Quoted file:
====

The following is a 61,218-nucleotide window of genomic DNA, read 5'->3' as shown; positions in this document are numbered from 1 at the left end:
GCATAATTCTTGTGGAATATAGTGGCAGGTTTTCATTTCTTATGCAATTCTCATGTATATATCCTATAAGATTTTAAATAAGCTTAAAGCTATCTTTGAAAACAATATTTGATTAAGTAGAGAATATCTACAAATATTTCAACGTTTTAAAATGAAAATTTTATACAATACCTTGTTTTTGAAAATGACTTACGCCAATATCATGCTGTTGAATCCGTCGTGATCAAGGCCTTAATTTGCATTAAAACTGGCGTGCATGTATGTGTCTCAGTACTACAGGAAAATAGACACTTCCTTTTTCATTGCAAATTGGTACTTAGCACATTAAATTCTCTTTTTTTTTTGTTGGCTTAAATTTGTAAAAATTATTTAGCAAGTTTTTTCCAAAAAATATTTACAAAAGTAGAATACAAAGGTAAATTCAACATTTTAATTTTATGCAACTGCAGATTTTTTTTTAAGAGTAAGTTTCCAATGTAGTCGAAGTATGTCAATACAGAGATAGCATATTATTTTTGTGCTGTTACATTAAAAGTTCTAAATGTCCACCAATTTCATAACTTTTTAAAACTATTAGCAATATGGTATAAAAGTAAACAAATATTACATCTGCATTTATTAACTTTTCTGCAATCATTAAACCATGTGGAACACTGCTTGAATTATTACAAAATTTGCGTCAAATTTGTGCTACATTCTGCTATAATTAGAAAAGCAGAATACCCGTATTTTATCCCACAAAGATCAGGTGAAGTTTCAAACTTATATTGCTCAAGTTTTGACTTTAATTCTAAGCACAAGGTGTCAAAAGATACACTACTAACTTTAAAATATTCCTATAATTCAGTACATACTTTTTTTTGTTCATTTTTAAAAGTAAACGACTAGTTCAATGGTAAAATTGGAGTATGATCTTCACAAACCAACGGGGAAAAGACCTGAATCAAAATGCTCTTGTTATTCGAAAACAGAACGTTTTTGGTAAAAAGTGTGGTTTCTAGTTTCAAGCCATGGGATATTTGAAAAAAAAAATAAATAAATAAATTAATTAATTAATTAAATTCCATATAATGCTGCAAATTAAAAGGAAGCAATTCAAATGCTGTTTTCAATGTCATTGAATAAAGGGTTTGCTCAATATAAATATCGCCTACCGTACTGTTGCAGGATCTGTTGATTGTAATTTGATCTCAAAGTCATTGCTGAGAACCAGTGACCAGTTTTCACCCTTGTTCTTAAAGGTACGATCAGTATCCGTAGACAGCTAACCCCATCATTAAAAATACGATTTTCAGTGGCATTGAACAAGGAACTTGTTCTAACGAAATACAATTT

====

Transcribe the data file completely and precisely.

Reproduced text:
The following is a 61,218-nucleotide window of genomic DNA, read 5'->3' as shown; positions in this document are numbered from 1 at the left end:
GCATAATTCTTGTGGAATATAGTGGCAGGTTTTCATTTCTTATGCAATTCTCATGTATATATCCTATAAGATTTTAAATAAGCTTAAAGCTATCTTTGAAAACAATATTTGATTAAGTAGAGAATATCTACAAATATTTCAACGTTTTAAAATGAAAATTTTATACAATACCTTGTTTTTGAAAATGACTTACGCCAATATCATGCTGTTGAATCCGTCGTGATCAAGGCCTTAATTTGCATTAAAACTGGCGTGCATGTATGTGTCTCAGTACTACAGGAAAATAGACACTTCCTTTTTCATTGCAAATTGGTACTTAGCACATTAAATTCTCTTTTTTTTTTGTTGGCTTAAATTTGTAAAAATTATTTAGCAAGTTTTTTCCAAAAAATATTTACAAAAGTAGAATACAAAGGTAAATTCAACATTTTAATTTTATGCAACTGCAGATTTTTTTTTAAGAGTAAGTTTCCAATGTAGTCGAAGTATGTCAATACAGAGATAGCATATTATTTTTGTGCTGTTACATTAAAAGTTCTAAATGTCCACCAATTTCATAACTTTTTAAAACTATTAGCAATATGGTATAAAAGTAAACAAATATTACATCTGCATTTATTAACTTTTCTGCAATCATTAAACCATGTGGAACACTGCTTGAATTATTACAAAATTTGCGTCAAATTTGTGCTACATTCTGCTATAATTAGAAAAGCAGAATACCCGTATTTTATCCCACAAAGATCAGGTGAAGTTTCAAACTTATATTGCTCAAGTTTTGACTTTAATTCTAAGCACAAGGTGTCAAAAGATACACTACTAACTTTAAAATATTCCTATAATTCAGTACATACTTTTTTTTGTTCATTTTTAAAAGTAAACGACTAGTTCAATGGTAAAATTGGAGTATGATCTTCACAAACCAACGGGGAAAAGACCTGAATCAAAATGCTCTTGTTATTCGAAAACAGAACGTTTTTGGTAAAAAGTGTGGTTTCTAGTTTCAAGCCATGGGATATTTGAAAAAAAAAATAAATAAATAAATTAATTAATTAATTAAATTCCATATAATGCTGCAAATTAAAAGGAAGCAATTCAAATGCTGTTTTCAATGTCATTGAATAAAGGGTTTGCTCAATATAAATATCGCCTACCGTACTGTTGCAGGATCTGTTGATTGTAATTTGATCTCAAAGTCATTGCTGAGAACCAGTGACCAGTTTTCACCCTTGTTCTTAAAGGTACGATCAGTATCCGTAGACAGCTAACCCCATCATTAAAAATACGATTTTCAGTGGCATTGAACAAGGAACTTGTTCTAACGAAATACAATTT